Monthly Archives: April 2020

Self isolation and bird song 2


In February 1950 Thomas Merton again experiences a spiritual awakening through his observation of the birds. At this time he is praying in an attic of a garden house which he used sometimes as a quasi-hermitage. It’s full of shovels with a broken window, and the distant sound of trains coming from the valley. He becomes aware of a great noise of excitement and restlessness amongst the many starlings that roosted and were singing in the nearby trees. This was because an eagle was flying overhead, and it suddenly attacked one of the trees with the starlings in them. Merton writes, ‘before he was near them, the whole cloud of them left the tree and avoided him and he came nowhere near them’. But once calm had been restored and the starlings were moving about on the ground, singing again, like lightening it happened:

‘from behind the house and from over my roof, a hawk came down like a bullet, and shot straight into the middle of the starlings just as they were getting off the ground. They rose into the air and there was a slight scuffle on the ground as the hawk got his talons into the one bird he had nailed. It was a terrible and yet beautiful thing, that lightening flight, straight as an arrow, that killed the slowest starling.’

Merton tries to return to praying, but the hawk enjoying eating the starling in the next field diverts him into thoughts of medieval falconry, Arabian princes, and the way some people love war. ‘But in the end’ writes Merton, ‘I think that hawk is to be studied by saints and contemplatives because he knows his business. I wish I knew my business as well as he does his.’

This for Merton is about single pointed awareness, about focus and he addresses the hawk as a fellow artist, one revelling in his craft:

‘I wonder if my admiration for you gives me an affinity for you, artist! I wonder if there will ever be something connatural between us, between your flight and my heart, stirred in hiding to serve Christ, as you, soldier, serve your nature. And God’s love a thousand times more terrible! I am going back to the attic and the shovels and the broken window and the trains in the valley and the prayer of Jesus.’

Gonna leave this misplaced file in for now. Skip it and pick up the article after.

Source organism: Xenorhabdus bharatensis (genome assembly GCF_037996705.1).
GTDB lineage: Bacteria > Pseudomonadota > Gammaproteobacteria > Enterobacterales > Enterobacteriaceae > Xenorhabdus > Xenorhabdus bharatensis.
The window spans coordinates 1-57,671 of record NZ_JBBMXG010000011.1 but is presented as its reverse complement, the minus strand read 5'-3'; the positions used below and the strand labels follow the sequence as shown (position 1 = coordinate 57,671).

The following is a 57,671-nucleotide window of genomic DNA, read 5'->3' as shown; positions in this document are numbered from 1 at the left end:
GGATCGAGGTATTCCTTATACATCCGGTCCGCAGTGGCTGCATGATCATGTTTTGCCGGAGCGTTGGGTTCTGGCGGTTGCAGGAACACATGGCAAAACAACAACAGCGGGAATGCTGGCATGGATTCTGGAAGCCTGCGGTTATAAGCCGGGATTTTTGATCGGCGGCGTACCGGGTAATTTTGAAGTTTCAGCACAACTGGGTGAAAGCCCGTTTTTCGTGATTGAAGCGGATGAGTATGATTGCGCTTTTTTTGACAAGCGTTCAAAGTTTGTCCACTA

Thomas Merton, Entering the Silence, p. 408.

Self isolation and birdsong

As there is less traffic, and so less noise and pollution, bird song seems stronger, more insistent and very appealing. It is as if the birds are reminding us that they too share the planet.

Thomas Merton had a number of spiritual awakenings linked to birdsong. One of the most beautifully written is on June 5 1960, the feast of Pentecost. Merton has been praying in the abandoned tool shed he calls St Ann’s where he delights in his solitude but also writes about his joyful experience of discovering what he calls the ‘full meaning of Lauds’ – this is during the pre-dawn moments of the previous Thursday.

‘At 2.30 – no sounds except sometimes a bullfrog. Some mornings he says Om – some days he is silent. The sounds are not every day the same. The whippoorwill who begins his mysterious whoop about 3 o’clock is not always near…

The first chirp of the waking birds – “le point vierge” [the virgin point]” of the dawn, a moment of awe and inexpressible innocence, when the Father in silence opens their eyes and they speak to Him, wondering if it is time to “be”? And He tells them “Yes.” Then they one by one wake and begin to sing. First the catbirds and cardinals and some others I do not recognize. Later, song sparrows, wrens, etc. Last of all doves, crows, …

With my hair almost on end and the eyes of the soul wide open I am present, without knowing it at all, in this unspeakable Paradise, and I behold this secret, this wide open secret which is there for everyone, free, and no one pays any attention …Not even monks, shut up under fluorescent lights and face to face with the big books and the black notes and with one another, perhaps no longer seeing or hearing anything in the course of the festive Lauds.’

Monica Weis spoke about this at an Oakham conference in 2006 noting how Merton articulates the genesis of the day, the moment of creation repeated daily all over our planet, ‘indeed, at every moment as the Creator lovingly keeps each of us in being’. Merton has sketched for us the first glimmer of morning and allowed that physical light to pierce the darkness of his soul. This dawn – and every dawn for Merton – becomes a true experience of contemplation.